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Flu Pill Serves as Short-Term Arsenal

Prevention: While the antiviral drug Tamiflu is not a substitute for immunization, it'll do--in a vaccine pinch, for instance.

November 27, 2000|BENEDICT CAREY | TIMES HEALTH WRITER

More heartless than any Grinch, this year's flu threatens to steal holiday cheer from thousands of homes. Doctors say the virus itself hasn't yet arrived in force in Southern California--but neither has the flu vaccine, at many local clinics, because of production delays that have caused shortages nationwide.

That's why an announcement last week by the Food and Drug Administration was so tantalizing. On Nov. 20, the agency approved an antiviral drug called Tamiflu for prevention of influenza in adults and adolescents. But in the next breath the agency declared: "Patients should continue receiving an annual flu vaccination. . . . Tamiflu is not a substitute for the flu vaccine."

So how exactly can the drug be useful?

Mainly as a short-term therapy, say doctors. "We've been told we'll have more flu vaccine shortly," says Thomas Horowitz, co-chairman of family and emergency medicine at Good Samaritan Hospital in Los Angeles. "For some people, we may be able to use Tamiflu to buy some time, a week or so, while we wait."

Because of vaccine production delays, federal and local health officials have been urging clinics to ration the shots, treating first those people who are most threatened by the disease, such as the frail and elderly. The flu season doesn't usually peak until late December or January, they say, and more vaccine is expected to arrive over the next few weeks.

In the meantime, Tamiflu is widely available and covered in some health plans--for the treatment of flu symptoms, for which it was approved last year, says Charles Alfaro, a spokesman for Hoffman-LaRoche Inc., maker of Tamiflu. At $49 wholesale for a packet of 10 pills, it's not clear yet whether plans will cover the drug for this newly approved use--flu prevention.

Nonetheless, Horowitz says, those who have quick access to a doctor and a pharmacy may be able to get a 10-pill "treatment" supply and use it for emergency prevention, in case the flu hits and vaccine is still in short supply. The prevention dose is one pill a day.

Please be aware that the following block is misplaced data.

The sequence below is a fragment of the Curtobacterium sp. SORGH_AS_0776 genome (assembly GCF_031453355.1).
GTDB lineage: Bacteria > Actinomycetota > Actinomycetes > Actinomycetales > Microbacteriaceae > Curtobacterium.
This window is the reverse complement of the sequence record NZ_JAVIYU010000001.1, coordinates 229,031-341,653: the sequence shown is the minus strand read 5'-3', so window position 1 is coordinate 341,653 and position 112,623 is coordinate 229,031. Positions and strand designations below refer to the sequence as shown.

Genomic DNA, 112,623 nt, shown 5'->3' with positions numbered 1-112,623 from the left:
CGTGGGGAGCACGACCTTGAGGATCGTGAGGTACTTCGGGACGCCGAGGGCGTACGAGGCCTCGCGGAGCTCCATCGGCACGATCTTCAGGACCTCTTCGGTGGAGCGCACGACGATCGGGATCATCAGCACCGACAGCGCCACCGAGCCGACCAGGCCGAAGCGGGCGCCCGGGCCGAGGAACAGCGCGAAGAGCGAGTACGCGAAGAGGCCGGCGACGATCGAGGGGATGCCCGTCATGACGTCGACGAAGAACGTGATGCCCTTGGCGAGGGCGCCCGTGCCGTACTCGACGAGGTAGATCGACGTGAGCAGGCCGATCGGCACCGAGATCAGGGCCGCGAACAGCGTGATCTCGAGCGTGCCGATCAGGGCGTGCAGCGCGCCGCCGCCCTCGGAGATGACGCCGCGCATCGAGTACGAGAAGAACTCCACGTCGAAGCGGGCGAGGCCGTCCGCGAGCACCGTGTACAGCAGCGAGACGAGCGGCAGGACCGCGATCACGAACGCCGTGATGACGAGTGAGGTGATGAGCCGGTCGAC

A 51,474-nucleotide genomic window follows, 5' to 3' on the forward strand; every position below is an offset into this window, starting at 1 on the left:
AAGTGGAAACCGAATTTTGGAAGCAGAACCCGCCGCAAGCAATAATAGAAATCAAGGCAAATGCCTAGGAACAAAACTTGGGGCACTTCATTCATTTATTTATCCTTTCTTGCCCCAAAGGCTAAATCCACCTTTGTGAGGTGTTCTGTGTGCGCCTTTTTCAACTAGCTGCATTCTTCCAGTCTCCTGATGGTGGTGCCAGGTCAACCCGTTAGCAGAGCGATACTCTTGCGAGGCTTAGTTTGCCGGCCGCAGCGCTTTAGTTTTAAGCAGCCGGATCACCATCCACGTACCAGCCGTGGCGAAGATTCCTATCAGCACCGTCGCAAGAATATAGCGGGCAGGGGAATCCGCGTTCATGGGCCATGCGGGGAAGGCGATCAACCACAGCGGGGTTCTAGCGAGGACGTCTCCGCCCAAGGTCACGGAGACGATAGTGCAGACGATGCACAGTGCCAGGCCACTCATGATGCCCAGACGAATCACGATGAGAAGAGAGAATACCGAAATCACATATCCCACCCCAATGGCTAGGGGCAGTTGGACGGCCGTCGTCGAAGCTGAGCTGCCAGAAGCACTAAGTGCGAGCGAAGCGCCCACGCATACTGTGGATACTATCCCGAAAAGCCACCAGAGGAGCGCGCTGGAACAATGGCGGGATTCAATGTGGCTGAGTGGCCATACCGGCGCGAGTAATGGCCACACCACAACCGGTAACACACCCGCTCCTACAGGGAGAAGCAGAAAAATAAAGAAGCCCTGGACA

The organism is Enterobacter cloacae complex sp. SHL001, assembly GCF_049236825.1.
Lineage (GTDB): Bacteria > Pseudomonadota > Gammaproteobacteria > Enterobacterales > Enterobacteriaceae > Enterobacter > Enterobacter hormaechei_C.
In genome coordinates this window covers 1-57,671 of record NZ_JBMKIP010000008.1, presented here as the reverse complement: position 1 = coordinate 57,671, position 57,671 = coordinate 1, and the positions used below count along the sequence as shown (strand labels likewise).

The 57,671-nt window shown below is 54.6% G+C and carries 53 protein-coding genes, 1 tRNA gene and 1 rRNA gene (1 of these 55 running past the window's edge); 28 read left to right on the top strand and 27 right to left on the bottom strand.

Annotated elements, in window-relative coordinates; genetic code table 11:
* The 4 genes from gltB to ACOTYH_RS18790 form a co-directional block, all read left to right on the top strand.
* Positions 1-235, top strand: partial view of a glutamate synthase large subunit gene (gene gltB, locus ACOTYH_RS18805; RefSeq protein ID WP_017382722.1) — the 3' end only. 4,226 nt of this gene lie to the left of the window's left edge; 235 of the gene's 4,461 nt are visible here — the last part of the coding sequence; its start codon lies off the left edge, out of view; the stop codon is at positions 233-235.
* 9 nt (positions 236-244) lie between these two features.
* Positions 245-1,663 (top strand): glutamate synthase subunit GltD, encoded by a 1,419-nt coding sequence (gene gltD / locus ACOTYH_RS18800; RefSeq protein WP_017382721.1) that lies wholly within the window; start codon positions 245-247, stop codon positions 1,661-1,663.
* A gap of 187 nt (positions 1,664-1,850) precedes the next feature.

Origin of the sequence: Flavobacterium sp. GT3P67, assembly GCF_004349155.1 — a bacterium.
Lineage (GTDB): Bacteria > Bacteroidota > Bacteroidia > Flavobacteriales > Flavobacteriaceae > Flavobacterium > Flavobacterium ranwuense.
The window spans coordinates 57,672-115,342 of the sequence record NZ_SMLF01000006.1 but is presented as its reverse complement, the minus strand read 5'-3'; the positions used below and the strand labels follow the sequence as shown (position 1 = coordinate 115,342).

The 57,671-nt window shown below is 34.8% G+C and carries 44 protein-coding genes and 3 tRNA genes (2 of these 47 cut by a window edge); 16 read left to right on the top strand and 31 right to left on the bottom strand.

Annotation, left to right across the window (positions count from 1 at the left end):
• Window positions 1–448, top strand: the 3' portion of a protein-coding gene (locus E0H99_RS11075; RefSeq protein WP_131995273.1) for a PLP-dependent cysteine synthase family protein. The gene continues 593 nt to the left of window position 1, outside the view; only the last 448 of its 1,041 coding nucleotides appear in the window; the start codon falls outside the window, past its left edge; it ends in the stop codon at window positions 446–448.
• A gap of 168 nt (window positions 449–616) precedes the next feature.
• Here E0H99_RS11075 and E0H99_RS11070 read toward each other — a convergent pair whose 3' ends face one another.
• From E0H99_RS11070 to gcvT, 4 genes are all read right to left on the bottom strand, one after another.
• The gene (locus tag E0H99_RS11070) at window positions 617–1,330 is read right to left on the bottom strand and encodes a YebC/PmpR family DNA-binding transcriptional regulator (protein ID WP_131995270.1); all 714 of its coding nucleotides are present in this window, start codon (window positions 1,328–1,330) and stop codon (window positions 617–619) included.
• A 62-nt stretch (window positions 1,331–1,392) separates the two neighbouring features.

Unlike a flu shot, which can take a week to kick in, Tamiflu works immediately. It interferes with a protein found on the surface of most strains of flu virus and leaves the invader unable to infect other cells. The body is spared the miserable coughing, aches, exhaustion and fever that set influenza apart from the common cold. Those symptoms are life-threatening in many frail, elderly or chronically ill people, especially those with lung or heart conditions. On average, about 20,000 people a year die of the flu in this country.

Dr. John Treanor, an infectious disease specialist at the University of Rochester in New York, who has studied Tamiflu, says it could be helpful for "the guy who comes in, gets a vaccine and the doctor is worried that the vaccine might not take effect for another week or so. You could take Tamiflu for that first week."

In one study cited by the FDA, involving some 950 people in households in which a family member had the flu, just 1% of those taking the drug got sick, compared with 12% taking a dummy pill. And Tamiflu worked even when taken up to 48 hours after exposure. This two-day window, combined with its quick action, should make Tamiflu useful as a supplemental therapy in nursing homes, retirement centers and other small, confined communities where the flu can be devastating, doctors say.

"Influenza vaccines are by far the most important tool for preventing illness," says Dr. Keiji Fukuda, chief of epidemiology at the influenza branch of the Centers for Disease Control in Atlanta. "They're inexpensive, you get just one, and you're done. But some people, many of them elderly, don't respond well to the vaccine and may still get sick. So clearly there are situations, in nursing homes for example, where we would use antiviral drugs to control an outbreak among vaccinated populations."

Horowitz says the drug also could limit outbreaks in unvaccinated people: in office buildings, for example, or medical clinics, where workers are continually exposed. Anywhere people work in close quarters, for that matter, a flu outbreak can hit particularly hard; and it might pay an employer to protect workers rather than lose work days, doctors suspect.

"It could get you through that week or two weeks when everyone's getting sick," Horowitz says. "Or if you're traveling on an airplane, going to a meeting, it might give you a little more protection. Some people have a kind of superstition about the air on planes, and this could reassure them."

In two other studies cited by the FDA--involving 1,480 people taking the drug for six weeks during peak flu season--only about 1% of those taking the drug got sick, compared with some 4% taking dummy pills. According to Hoffman-LaRoche's Alfaro, that amounts to a nearly airtight insurance against infection.

Nonetheless, doctors are skeptical that many people will use Tamiflu in this way. For one thing, says Fukuda, a flu season may last eight weeks or more. And then there's the cost. A six-week supply for prevention could cost hundreds of dollars, and it's not yet clear if health plans will pay for that.

Furthermore, health officials say that infection rates in an average flu season are lower than many of us assume: typically between 5% and 10%. "Most of us are not going to get the flu," says Horowitz. "So you would have to have real paranoia or an excess of income to be taking the drug for the entire season."

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